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Pulling Out Tumors Through Your Nose


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Pulling Out Tumors Through Your Nose


Brain surgery involves actually cracking open skulls, which often leads to post-op complications and a lengthy recovery. But Amin Kassam, chairman of the department of neurological surgery at the University of Pittsburgh Medical Center and director of its Minimally Invasive Endoneurosurgery Center, has found a way to leave your melon intact: He performs brain surgery through the nose. Kassam, who helped pioneer the technique in the late 1990s, enters the nostril and goes into the sinus cavity, where he drills a small "keyhole" into the base of the skull. He then carefully peels away the three membranes that encase the brain to access the entire bottom half of the organ, a region that extends between the forehead to the top of the spine and from ear to ear.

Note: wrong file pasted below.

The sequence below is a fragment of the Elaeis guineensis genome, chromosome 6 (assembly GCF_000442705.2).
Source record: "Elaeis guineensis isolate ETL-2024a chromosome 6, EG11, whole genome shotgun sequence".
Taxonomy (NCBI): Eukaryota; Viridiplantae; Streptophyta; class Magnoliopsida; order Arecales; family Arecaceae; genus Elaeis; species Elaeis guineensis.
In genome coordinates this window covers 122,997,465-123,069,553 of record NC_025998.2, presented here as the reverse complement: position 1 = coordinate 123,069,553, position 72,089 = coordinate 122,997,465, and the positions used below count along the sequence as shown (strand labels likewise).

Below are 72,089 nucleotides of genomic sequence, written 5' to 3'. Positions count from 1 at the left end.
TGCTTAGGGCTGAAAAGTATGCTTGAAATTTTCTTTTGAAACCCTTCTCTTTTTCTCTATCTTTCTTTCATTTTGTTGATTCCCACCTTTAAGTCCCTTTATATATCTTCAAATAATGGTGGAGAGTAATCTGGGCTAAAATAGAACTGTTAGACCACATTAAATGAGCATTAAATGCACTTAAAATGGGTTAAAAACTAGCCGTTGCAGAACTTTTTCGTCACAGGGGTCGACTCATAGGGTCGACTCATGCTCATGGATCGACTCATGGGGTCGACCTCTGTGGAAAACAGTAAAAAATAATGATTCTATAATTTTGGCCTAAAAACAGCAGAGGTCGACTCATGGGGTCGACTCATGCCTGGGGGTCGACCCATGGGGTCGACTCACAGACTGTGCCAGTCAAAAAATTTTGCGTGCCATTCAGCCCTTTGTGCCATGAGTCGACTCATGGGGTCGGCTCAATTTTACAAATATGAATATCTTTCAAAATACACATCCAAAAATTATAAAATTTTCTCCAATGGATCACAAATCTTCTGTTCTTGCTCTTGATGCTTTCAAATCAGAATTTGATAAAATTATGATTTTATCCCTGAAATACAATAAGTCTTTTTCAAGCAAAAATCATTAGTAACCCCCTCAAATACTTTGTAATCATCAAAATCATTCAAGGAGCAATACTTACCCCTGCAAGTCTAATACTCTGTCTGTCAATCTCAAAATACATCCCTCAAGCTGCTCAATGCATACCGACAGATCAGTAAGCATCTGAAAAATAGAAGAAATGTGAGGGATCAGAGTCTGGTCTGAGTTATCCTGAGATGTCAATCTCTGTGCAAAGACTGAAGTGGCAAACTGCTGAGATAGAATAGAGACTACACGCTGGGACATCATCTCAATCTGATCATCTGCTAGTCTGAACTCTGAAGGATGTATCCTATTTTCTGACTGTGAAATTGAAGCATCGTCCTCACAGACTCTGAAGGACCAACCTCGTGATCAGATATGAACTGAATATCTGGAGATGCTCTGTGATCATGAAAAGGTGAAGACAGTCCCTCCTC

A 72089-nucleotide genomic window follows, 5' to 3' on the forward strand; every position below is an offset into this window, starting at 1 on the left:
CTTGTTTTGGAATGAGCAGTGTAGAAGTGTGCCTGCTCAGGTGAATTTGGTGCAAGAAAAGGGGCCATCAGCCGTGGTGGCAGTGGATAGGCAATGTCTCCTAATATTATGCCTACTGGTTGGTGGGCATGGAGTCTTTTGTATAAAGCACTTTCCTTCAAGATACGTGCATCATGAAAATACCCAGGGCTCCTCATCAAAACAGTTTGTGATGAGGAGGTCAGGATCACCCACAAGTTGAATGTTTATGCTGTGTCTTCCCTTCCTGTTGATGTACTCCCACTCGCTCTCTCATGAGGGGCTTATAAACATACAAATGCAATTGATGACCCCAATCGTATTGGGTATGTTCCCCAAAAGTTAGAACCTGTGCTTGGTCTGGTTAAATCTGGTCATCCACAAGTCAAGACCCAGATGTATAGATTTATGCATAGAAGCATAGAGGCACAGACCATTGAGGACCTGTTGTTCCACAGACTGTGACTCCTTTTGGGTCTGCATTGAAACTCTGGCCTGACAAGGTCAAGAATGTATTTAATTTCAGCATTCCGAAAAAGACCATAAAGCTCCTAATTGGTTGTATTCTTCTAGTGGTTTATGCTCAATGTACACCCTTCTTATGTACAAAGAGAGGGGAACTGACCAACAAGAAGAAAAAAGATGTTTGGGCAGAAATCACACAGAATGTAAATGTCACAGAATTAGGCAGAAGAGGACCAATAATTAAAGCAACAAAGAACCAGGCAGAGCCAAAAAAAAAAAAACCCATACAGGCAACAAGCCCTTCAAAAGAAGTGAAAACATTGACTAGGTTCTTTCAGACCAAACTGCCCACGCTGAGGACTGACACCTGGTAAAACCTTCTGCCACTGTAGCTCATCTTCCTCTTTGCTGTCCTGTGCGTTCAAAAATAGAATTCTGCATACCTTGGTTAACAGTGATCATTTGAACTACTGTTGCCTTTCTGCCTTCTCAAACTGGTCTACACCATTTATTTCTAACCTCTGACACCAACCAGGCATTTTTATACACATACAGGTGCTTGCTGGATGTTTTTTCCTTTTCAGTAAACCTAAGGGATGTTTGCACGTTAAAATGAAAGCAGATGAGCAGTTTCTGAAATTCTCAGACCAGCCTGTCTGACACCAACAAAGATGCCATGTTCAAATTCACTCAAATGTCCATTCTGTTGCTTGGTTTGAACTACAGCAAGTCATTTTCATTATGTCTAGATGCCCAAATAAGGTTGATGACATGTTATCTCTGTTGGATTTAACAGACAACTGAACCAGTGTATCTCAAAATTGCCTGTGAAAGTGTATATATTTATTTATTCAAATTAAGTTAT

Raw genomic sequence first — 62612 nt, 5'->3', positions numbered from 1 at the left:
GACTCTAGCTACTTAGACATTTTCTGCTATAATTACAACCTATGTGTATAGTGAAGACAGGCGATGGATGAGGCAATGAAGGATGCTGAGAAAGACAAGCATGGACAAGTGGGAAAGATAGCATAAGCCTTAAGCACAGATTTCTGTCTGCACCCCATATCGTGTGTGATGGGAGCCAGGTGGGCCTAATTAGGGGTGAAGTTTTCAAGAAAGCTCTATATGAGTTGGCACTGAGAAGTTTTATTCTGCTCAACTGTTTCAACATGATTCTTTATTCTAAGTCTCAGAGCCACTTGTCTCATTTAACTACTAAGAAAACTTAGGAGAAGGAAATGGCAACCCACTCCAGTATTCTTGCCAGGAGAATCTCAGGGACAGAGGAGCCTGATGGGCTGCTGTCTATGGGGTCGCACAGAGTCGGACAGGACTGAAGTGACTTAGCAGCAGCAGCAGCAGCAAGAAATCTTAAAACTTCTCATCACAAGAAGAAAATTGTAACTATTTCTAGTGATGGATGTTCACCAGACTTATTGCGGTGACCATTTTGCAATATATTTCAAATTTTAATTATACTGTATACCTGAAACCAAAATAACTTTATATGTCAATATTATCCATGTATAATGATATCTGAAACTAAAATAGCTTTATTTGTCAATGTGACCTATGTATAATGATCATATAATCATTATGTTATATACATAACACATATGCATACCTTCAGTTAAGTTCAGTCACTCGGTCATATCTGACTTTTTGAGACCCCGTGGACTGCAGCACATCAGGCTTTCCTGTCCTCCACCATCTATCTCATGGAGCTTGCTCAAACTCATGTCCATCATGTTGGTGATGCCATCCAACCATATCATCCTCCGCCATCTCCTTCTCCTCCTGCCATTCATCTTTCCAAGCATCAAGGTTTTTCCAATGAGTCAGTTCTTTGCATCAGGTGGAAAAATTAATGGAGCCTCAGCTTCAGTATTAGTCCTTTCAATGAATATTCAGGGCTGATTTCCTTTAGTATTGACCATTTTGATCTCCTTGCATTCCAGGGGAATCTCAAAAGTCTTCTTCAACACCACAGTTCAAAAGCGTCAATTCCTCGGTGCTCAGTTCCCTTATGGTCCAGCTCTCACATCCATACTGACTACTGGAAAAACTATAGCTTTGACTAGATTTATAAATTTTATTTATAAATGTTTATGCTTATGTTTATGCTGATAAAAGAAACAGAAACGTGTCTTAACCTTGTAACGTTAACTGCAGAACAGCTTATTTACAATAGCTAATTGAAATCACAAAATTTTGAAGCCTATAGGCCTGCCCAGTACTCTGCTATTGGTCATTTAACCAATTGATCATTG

Using angled endoscopes he designed himself and guided by a GPS-like system that tracks the scopes and maps the brain in near real time, Kassam cuts up and suctions out tumors or repairs aneurysms in an otherwise conventional manner. He then patches the keyhole with a flap of tissue from the nostril, leaving no visible scars and only a minor incision to heal. In many cases, patients are back on their feet in a matter of days, instead of weeks.


To date, Kassam has performed more than 750 procedures (in one notable case, he removed a baseball-size tumor from a young boy's head) and teaches the technique to surgeons every year. He is one of only a handful of surgeons in the U.S. who perform the surgery, but he thinks that number will grow as more surgeons realize the benefits. "As long as the important stuff?like nerves and major blood vessels?is on the outside," he says, "I'll come from the inside."?Jason Daley


Image: By going through the nose, what were once incredibly invasive procedures now leave no visible scar.



From http://www.popsci.com/popsci/technology/dd...bccdrcrd/3.html

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